SAN DIEGO (KGTV) -- The United State Marine Corps is ordering the removal of the Confederate battle flag from public display and in work spaces aboard its installations, such as Camp Pendleton.
The announcement was made late Friday night amid fiery protests across the country against racism and police killings.
"Today, the Marine Corps released guidance on the removal of public displays of the Confederate battle flag," read a post on USMC's official Twitter account.
The order bans all depictions of the Confederate battle flag, including clothing, posters, mugs, bumper stickers, and the flag itself.
"Our history as a nation, and events like the violence in Charlottesville in 2017, highlight the divisiveness the use of the Confederate battle flag has had on our society," said USMC. "This presents a threat to our core values, unit cohesion, security, and good order and discipline."
In 2017, white nationalists groups rallied against the proposed removal of a statue of Confederate soldier Robert E. Lee in Charlottesville. It was one of several controversial monuments targeted for removal following a massacre two years earlier in which a white supremacist gunned down nine black church members in Charleston. The rally saw violent clashes, including the death of a 32-year-old woman who was killed when a car rammed into a group of counter-protesters.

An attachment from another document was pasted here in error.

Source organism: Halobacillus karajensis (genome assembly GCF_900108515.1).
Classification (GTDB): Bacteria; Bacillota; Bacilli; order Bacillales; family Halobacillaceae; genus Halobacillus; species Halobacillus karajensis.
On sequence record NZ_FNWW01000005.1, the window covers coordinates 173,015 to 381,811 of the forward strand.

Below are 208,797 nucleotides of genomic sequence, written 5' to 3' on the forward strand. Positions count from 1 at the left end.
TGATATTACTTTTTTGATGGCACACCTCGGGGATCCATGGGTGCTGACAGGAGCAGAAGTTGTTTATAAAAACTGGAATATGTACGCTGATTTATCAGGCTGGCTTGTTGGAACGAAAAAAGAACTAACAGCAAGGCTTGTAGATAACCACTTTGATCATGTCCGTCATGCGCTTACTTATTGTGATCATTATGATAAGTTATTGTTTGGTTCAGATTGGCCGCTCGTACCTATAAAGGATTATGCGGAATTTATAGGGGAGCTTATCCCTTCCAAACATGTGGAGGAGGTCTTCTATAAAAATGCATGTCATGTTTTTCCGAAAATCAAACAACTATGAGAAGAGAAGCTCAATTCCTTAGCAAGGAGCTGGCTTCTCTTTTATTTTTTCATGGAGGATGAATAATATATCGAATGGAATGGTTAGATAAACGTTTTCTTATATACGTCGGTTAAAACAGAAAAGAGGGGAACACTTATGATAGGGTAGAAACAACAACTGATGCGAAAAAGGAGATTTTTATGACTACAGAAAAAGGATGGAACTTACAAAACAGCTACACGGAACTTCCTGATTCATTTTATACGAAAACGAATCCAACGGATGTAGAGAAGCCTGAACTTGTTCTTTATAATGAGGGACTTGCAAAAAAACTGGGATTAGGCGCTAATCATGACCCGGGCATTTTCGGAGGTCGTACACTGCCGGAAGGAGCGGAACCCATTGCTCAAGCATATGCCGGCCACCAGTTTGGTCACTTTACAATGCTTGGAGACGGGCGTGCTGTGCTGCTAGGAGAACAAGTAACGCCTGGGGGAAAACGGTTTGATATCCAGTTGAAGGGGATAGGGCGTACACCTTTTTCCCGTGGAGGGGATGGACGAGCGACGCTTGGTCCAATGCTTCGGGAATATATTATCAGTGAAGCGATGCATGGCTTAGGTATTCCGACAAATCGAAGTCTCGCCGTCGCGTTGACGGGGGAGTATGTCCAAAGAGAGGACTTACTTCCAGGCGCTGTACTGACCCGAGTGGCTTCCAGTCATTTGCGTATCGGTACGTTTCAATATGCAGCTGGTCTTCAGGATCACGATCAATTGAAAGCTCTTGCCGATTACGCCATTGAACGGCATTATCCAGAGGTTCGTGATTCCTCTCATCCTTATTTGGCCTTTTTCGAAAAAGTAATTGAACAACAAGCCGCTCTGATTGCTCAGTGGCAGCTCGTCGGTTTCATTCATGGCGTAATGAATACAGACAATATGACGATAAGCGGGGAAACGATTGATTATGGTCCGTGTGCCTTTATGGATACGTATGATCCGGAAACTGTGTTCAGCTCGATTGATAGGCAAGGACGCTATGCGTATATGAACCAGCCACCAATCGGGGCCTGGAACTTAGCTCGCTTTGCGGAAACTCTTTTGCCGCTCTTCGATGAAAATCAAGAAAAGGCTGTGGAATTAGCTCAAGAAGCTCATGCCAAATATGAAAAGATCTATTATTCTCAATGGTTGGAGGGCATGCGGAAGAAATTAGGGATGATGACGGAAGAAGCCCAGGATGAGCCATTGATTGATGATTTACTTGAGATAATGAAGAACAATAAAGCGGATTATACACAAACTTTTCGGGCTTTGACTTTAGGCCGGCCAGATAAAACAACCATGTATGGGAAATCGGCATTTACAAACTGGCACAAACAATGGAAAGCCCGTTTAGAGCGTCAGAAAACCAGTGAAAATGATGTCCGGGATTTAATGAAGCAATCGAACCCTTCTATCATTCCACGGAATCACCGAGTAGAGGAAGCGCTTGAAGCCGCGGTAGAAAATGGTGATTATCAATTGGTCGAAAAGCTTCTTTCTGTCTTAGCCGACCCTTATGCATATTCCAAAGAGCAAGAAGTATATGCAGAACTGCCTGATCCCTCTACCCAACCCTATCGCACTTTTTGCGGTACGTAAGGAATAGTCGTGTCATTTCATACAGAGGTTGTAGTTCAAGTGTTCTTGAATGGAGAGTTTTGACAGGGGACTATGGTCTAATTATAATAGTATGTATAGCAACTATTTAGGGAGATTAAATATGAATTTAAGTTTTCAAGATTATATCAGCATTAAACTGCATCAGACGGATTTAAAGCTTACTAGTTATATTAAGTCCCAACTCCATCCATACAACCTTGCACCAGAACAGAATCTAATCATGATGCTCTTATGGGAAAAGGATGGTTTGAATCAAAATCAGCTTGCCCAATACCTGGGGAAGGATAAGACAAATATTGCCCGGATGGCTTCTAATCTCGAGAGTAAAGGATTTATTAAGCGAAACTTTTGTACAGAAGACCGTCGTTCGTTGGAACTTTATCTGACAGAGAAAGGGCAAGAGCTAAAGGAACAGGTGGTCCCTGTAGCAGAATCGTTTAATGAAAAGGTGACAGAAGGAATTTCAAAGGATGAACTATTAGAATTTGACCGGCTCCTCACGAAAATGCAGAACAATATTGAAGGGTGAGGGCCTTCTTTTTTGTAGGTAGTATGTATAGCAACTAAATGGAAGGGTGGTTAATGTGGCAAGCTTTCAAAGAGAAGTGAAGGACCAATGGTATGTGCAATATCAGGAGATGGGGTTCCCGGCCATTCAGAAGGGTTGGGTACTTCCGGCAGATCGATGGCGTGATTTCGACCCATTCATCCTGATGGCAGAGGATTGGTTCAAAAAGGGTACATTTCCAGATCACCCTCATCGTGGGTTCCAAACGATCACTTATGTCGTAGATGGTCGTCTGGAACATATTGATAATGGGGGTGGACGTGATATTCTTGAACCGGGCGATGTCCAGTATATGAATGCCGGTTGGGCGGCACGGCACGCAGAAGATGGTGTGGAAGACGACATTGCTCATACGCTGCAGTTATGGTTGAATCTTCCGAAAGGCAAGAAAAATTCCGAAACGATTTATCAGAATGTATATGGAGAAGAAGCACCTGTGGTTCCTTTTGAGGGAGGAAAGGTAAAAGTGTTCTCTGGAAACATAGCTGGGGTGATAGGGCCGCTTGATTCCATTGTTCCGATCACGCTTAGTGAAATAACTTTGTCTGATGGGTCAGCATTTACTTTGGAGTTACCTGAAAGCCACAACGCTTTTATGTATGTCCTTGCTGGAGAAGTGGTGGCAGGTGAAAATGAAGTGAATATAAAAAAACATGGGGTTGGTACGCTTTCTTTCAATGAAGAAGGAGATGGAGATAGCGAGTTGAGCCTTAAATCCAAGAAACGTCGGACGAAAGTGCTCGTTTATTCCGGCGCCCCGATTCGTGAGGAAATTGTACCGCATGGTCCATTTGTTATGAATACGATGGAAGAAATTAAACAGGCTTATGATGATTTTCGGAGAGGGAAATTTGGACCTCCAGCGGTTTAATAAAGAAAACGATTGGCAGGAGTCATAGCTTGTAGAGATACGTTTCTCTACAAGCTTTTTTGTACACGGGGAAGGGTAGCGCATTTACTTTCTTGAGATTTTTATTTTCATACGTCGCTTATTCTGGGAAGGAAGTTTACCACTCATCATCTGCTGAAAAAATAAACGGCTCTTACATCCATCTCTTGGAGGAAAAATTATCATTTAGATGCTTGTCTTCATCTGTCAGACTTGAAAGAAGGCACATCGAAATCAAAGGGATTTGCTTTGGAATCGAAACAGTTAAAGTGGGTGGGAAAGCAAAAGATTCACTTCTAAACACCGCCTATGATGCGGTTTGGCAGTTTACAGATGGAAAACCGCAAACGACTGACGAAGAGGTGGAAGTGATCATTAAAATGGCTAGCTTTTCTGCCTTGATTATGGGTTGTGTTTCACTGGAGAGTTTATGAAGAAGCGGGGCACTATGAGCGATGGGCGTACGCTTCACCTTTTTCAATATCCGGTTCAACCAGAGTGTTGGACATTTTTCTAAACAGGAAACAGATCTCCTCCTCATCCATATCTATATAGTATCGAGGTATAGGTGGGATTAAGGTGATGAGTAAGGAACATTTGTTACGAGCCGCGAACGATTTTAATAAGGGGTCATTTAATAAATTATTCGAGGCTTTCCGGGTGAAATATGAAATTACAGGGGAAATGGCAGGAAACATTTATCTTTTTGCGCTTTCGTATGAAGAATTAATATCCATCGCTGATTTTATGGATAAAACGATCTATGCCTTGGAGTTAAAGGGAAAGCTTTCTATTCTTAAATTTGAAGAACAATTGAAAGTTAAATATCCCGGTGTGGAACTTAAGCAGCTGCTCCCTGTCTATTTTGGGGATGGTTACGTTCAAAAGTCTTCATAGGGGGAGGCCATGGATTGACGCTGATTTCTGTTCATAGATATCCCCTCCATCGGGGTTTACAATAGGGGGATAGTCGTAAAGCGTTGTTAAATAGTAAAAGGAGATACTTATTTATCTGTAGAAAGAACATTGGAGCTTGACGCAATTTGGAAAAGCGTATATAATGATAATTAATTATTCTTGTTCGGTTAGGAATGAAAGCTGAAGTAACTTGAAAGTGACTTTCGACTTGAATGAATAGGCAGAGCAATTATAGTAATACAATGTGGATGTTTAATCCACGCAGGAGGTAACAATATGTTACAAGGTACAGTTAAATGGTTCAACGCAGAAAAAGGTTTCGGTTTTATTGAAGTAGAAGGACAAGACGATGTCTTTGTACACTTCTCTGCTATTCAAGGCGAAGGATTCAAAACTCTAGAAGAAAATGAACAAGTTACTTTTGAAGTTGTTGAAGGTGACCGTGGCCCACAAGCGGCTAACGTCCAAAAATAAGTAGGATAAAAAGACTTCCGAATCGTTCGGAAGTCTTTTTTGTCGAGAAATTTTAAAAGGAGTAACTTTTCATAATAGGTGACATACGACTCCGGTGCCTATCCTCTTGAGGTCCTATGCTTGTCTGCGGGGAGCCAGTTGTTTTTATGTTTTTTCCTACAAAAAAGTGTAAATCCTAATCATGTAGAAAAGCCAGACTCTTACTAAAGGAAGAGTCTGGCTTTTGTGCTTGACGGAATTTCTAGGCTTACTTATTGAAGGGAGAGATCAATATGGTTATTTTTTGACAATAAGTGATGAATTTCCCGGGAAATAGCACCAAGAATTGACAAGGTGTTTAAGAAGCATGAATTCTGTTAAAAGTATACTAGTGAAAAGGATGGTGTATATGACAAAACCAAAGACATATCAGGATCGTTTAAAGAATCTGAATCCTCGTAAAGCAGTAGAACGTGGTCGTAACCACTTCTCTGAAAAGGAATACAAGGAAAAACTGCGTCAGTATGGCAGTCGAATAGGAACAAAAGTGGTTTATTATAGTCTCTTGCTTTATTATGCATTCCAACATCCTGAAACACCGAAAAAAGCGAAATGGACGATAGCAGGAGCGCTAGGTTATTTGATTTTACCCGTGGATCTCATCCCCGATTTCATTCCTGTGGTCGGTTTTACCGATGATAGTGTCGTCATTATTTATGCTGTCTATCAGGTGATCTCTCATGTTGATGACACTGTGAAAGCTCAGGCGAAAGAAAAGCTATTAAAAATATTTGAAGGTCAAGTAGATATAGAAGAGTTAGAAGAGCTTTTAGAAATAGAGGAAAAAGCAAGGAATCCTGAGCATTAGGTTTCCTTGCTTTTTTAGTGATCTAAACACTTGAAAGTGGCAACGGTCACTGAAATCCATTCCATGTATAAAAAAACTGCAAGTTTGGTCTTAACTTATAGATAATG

USMC allows for the flag to be displayed in works of art, educational or historical displays depicting a Civil War battle where the flag is present but not the main focus of the work.
It also does not ban the display of state flags and license plates which incorporate the Confederate battle flag.
"It is impossible to specify every possible exception that may apply. Commanders are expected to apply their best judgment informed by the spirit and intent of this maradmin," said USMC. "If a commander encounters questionable circumstances, the command staff judge advocate shall be contacted for legal review and advice."